By Suzanne Y. Cordatos
Whenever an editor or critique partner suggests that cutting a major scene would improve your work, do you chop it with a smile? Is that chunk of writing one of your favorite babies? How long does it take you to craft such a great scene? Hours? Days? Months? When asked to cut the cord, did you expend a lot of energy defending your little bundle of exposition?
Step back. Take a deep breath. Do something different. Let’s re-decorate a room, shall we?
Pick a room in need of attention. Mine is the basement. It recently got walls, floors, a bathroom, bedroom and rec room space, all in need of a color scheme, fixtures, accessories, lighting, flooring, carpet, etc. Okay! Overwhelmed yet? With no idea how to pull together a color scheme, I hunted for a rug, pillow, or curtains for inspiration. I finally found a bolt of fabric that incorporated all my favorite colors and, when the space was finished, would be perfect to make into coordinated curtains.
The patterned fabric worked well. It became easy and fun to choose colors for walls, trim, flooring and accessories. However, when the space was finished I no longer wanted to use that fabric for curtains. The finished spaces, with the wonderfully coordinated color scheme, needed something simpler at the windows. The pattern didn’t work as I thought.
Was it a mistake to buy the fabric? No. It served its purpose well, helping me make decorating selections. Its purpose changed, however, as the project developed and changed. Perhaps much like your scene that needs to be (face it) chopped.
Writing out that scene maybe helped you understand the bigger theme, or perhaps it helped you better understand your character’s motivations. Writing it out was valuable time spent, but maybe it is time to cut the scene from its current crib. Perhaps it has already served its purpose.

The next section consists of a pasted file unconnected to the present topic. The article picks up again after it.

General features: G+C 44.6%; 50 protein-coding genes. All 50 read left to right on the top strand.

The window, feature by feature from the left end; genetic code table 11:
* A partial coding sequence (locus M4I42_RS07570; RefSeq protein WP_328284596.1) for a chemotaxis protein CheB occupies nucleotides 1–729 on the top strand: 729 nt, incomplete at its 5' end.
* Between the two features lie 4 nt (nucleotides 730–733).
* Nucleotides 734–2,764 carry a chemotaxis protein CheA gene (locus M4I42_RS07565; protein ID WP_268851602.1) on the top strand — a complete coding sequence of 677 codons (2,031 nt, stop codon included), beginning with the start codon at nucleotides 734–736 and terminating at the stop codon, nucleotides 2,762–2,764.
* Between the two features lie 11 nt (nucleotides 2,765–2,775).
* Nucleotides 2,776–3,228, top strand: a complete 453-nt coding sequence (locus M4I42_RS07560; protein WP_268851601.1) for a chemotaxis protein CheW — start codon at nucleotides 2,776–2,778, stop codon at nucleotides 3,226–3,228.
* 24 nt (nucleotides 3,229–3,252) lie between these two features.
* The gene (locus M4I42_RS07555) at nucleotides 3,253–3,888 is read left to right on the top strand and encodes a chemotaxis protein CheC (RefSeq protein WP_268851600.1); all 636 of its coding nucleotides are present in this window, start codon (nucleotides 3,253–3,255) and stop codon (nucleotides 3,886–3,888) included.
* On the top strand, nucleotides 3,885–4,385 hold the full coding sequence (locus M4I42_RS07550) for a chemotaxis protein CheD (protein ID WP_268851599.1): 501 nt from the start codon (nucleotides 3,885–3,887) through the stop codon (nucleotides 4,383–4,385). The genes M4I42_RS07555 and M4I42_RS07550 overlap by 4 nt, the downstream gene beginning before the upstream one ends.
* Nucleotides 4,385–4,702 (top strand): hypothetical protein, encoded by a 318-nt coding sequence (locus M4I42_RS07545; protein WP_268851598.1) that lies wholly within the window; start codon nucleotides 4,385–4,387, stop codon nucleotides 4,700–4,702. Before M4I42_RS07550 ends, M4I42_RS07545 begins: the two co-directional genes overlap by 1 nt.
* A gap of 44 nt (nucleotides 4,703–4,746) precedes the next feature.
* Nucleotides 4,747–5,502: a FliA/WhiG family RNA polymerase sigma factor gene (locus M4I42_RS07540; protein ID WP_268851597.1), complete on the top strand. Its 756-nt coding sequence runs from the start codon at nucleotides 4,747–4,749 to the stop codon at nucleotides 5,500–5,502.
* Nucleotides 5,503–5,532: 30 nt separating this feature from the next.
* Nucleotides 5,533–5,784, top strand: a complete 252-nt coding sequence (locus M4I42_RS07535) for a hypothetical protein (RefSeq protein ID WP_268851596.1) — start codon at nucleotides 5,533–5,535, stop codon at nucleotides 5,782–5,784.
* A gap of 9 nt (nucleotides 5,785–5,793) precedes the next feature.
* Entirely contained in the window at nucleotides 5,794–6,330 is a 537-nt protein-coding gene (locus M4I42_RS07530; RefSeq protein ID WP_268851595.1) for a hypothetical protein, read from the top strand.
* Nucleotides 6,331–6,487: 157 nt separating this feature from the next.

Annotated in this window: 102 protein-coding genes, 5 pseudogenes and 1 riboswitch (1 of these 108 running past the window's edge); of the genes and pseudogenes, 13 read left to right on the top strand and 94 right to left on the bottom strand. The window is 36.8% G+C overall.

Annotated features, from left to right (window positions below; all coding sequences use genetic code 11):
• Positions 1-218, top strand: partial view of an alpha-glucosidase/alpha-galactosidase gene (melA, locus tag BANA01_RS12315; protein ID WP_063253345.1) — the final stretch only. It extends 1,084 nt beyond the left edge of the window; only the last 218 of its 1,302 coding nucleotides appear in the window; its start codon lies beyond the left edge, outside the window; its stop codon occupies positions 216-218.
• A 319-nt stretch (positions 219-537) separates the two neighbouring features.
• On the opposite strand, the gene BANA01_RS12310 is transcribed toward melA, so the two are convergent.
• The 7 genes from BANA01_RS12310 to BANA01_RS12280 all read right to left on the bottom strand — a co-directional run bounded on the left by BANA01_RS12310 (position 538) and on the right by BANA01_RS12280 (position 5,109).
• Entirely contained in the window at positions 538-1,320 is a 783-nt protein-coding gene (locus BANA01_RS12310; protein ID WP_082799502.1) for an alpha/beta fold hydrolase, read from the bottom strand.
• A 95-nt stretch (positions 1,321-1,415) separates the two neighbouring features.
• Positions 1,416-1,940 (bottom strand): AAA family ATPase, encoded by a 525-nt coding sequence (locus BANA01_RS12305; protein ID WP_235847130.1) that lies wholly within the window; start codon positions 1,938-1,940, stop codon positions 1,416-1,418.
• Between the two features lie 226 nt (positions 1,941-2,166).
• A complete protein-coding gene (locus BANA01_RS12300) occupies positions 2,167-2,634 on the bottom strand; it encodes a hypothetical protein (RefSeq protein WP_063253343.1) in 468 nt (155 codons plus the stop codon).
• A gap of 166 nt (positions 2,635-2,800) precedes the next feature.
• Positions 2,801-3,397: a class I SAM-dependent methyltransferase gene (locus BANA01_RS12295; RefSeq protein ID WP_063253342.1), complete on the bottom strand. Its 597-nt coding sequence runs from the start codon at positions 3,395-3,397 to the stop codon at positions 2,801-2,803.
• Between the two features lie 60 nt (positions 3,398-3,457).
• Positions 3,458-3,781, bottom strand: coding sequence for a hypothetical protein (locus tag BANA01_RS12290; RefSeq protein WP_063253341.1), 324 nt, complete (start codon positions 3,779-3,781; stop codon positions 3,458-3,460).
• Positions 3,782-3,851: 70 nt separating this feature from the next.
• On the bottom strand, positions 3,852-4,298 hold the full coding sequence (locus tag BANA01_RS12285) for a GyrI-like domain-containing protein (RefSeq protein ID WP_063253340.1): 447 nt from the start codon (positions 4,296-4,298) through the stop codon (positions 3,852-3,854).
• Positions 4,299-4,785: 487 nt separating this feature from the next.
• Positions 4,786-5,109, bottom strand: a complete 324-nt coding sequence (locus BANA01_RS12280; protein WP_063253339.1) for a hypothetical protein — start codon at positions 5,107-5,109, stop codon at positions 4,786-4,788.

How do you recognize when a scene isn't working and you need to give it up? Writers spend a lot of time trying to force a favorite scene to work rather than cut it completely and start over with a new approach. I keep a file called "extra scenes" so when I delete it from a work-in-progress I feel it isn't gone "forever." Any other suggestions?
I just arrived home from my (get this) editing class where it's all about cutting and trimming. I like your suggestion for keeping an "extra scenes" file. I keep different versions of my stories sometimes. I also love the feature "track changes" in Word. If one of your trusted critique partners suggests cutting something and uses track changes on your document, you can "try it on" for size first without making the change permanent. I love your analogy with the fabric. Discarded in the end, but it served an essential purpose in the process.ReplyDelete
Thank you for your insightful and helpful comments, Debbie!ReplyDelete
Suzanne, great advice. I also keep an 'unused content' folder. You never know when that particular sentence, paragraph, or scene will be just right for another story.ReplyDelete
I loved the decorating comparisons. Letting go of favorite scenes is painful! I have a file of them also, just in case, two years from now an agent says...I love you story, but it just needs a little...cowbell. I'll know just where to look.ReplyDelete
We'll be ready for those editors and agents! Thanks for sharing, Kristi and Karen!Delete
You got started. Sometimes it takes a bolt to do that... Hope you like puns. I do. I'm sure you can tell.
I really do think this is a great way to look at cutting scenes. Thanks so much for sharing your creative way of looking at things.
Hi Linda, I love puns...one of my daughter's favorite series for middle graders is Kate Klise's 43 Old Cemetery Rd, filled with 'em.Delete
Thanks for passing along the name of this series. I plan to find them and read them all.ReplyDelete
Have fun! They are adorable little mysteries revolving around characters with names like "Olive C. Spense" (a ghostly mystery writer, naturally).Delete
I also keep cut scenes -- as well as back versions. I have about 20 versions of my current WIP -- and I've just finished the first draft.ReplyDelete
HI Margaret, with that many versions of a first draft, what is your system for keeping them straight? My computer files get overwhelmed with material that is too similar.ReplyDelete